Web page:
Whittington v. Vossloh Track Material, Inc., 2016 WL 3460430 (S.D. W.Va. 2016)
An employee who was planning to retire was asked to interview replacements for his position. He thought he had found a suitable replacement, but the candidate was rejected by the company’s president—allegedly because of his military service. The employee informed the candidate of the company’s decision not to hire him, and the candidate sued the company. Meanwhile, the employee resigned, and signed an agreement releasing the company from any employment claims. His wife and son, who also worked for the company, were allegedly coerced into signing noncompete agreements and were later terminated. During this time, all three family members allegedly provided assistance to the candidate and his counsel in connection with the lawsuit. The company settled the lawsuit with the candidate, but the employee, along with his wife and son, separately sued the company and certain of its officers for violation of the Uniformed Services Employment and Reemployment Rights Act (USERRA). The wife and son also brought claims under COBRA for untimely election notices.
The court explained that USERRA protects individuals unaffiliated with the uniformed services from discrimination and adverse employment actions for helping another individual enforce USERRA rights, but dismissed the employee’s claim because the illegal conduct he alleged had occurred when he was no longer employed at the company. However, the court declined to dismiss the claims of the wife and son that the company had violated USERRA by requiring them to sign noncompete agreements, terminating them, and denying them COBRA benefits because of the assistance they provided to the candidate. The court also allowed the COBRA claims against the employer to proceed but dismissed the COBRA claims against the officers, citing previous cases holding that corporate officers cannot be held liable under ERISA where there is no basis for “piercing the corporate veil.”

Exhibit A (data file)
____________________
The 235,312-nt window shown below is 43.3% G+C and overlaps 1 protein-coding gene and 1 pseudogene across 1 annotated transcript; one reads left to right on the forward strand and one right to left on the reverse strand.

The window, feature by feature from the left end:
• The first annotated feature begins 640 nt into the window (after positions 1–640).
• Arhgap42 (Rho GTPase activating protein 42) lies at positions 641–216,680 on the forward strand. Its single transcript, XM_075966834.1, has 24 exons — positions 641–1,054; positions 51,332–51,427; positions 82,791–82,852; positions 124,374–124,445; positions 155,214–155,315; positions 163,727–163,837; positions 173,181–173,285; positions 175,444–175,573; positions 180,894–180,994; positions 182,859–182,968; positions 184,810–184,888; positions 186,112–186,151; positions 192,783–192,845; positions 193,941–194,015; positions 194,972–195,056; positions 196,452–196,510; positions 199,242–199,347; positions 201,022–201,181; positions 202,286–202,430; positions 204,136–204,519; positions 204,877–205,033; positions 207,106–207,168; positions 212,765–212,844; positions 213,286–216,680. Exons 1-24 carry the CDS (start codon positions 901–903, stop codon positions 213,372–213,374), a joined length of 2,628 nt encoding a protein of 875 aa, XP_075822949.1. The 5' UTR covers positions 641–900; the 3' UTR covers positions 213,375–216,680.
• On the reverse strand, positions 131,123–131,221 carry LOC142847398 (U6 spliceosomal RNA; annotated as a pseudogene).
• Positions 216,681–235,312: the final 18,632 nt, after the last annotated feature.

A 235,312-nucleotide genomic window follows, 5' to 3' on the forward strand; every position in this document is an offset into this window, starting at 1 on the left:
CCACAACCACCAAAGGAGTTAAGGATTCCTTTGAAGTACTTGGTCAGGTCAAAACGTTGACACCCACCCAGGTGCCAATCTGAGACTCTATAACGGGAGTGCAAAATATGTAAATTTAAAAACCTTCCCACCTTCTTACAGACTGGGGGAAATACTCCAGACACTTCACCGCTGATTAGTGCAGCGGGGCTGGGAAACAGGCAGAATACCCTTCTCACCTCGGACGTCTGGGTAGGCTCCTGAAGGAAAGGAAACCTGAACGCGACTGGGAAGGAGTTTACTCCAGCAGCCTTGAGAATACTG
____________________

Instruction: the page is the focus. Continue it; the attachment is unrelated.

EBIA Comment: While it remains to be seen whether the employees will prevail, this case serves as a reminder that employers should be familiar with USERRA’s requirements, including the protections it provides for individuals who are not actually in the uniformed services. While not an issue in the case, USERRA also includes health plan continuation and reinstatement requirements. Plan administrators that may be experienced in COBRA administration must also understand the additional continuation coverage obligations imposed by USERRA and how these obligations may differ from those imposed by COBRA. For more information, see EBIA’s Group Health Plan Mandates manual at Section XVIII.A (“What Is USERRA and Who Must Comply?”) and EBIA’s COBRA manual at Sections XVIII.C (“Plan Administrator Must Provide Election Notice and Notice of Unavailability”) and XXXVI (“Uniformed Services Employment and Reemployment Rights Act (USERRA)”).
Contributing Editors: EBIA Staff.